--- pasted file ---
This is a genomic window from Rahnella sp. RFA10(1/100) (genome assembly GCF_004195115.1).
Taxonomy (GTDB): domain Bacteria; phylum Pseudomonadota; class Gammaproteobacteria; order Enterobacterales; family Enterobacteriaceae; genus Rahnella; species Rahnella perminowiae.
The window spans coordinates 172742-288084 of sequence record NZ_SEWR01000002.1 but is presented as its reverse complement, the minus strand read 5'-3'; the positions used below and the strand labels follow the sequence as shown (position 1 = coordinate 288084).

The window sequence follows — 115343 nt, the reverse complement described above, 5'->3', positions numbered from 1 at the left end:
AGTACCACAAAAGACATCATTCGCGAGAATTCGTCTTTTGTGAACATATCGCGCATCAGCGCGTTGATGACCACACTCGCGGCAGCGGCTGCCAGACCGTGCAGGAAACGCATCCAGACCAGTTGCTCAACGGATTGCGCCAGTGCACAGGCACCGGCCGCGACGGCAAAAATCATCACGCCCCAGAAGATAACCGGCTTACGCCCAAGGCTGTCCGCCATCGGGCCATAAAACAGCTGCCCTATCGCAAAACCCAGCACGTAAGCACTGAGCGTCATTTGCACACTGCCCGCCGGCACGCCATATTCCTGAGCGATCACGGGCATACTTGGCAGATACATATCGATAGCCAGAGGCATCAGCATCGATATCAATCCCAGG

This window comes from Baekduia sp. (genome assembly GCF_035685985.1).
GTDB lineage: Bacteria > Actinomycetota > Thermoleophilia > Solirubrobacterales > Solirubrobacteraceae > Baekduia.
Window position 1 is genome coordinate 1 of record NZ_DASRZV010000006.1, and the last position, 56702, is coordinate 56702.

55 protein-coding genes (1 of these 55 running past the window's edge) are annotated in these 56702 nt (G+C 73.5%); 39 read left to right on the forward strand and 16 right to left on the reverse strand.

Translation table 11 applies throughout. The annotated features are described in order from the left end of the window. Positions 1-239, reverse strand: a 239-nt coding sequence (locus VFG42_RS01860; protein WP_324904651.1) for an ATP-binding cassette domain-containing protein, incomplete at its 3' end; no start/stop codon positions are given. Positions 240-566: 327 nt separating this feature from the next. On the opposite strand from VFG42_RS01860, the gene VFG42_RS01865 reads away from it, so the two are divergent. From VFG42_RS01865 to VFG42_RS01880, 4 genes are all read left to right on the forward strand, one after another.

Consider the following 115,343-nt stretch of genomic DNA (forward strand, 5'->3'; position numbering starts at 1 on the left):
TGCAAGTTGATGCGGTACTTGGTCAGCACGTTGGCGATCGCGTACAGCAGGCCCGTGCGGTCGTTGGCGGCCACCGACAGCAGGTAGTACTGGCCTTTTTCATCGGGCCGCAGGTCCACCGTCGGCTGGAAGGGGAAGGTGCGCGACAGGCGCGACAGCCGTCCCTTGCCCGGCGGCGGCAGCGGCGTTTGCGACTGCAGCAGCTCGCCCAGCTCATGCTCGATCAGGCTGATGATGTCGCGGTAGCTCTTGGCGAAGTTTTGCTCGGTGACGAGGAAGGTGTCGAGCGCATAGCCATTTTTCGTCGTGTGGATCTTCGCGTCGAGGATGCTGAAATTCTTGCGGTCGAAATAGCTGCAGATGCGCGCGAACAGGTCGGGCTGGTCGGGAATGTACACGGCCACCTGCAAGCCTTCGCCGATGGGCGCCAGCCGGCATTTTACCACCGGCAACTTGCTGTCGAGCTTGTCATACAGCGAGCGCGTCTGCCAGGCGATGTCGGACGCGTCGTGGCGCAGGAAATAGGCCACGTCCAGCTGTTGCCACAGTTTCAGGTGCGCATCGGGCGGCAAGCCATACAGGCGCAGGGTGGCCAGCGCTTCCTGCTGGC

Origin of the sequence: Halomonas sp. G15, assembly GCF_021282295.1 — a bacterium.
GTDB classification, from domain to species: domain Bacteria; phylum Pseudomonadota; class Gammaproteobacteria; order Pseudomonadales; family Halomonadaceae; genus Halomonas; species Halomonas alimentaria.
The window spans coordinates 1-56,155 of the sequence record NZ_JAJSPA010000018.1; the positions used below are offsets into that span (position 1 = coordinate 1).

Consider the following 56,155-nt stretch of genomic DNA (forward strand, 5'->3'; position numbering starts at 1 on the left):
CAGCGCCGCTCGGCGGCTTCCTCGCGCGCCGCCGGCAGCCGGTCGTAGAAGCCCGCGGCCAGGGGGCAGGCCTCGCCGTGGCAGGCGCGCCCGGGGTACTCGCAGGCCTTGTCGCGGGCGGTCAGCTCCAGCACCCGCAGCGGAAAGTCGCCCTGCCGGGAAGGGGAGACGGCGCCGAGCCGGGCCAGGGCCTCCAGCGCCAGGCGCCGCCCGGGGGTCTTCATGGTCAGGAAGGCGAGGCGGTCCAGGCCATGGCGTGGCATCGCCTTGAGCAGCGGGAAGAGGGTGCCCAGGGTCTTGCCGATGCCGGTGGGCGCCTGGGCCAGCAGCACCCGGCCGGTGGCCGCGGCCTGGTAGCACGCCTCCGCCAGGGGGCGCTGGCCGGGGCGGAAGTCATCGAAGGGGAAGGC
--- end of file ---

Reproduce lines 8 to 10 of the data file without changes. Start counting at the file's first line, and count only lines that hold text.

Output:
Window position 1 is genome coordinate 1 of record NZ_DASRZV010000006.1, and the last position, 56702, is coordinate 56702.

55 protein-coding genes (1 of these 55 running past the window's edge) are annotated in these 56702 nt (G+C 73.5%); 39 read left to right on the forward strand and 16 right to left on the reverse strand.

Translation table 11 applies throughout. The annotated features are described in order from the left end of the window. Positions 1-239, reverse strand: a 239-nt coding sequence (locus VFG42_RS01860; protein WP_324904651.1) for an ATP-binding cassette domain-containing protein, incomplete at its 3' end; no start/stop codon positions are given. Positions 240-566: 327 nt separating this feature from the next. On the opposite strand from VFG42_RS01860, the gene VFG42_RS01865 reads away from it, so the two are divergent. From VFG42_RS01865 to VFG42_RS01880, 4 genes are all read left to right on the forward strand, one after another.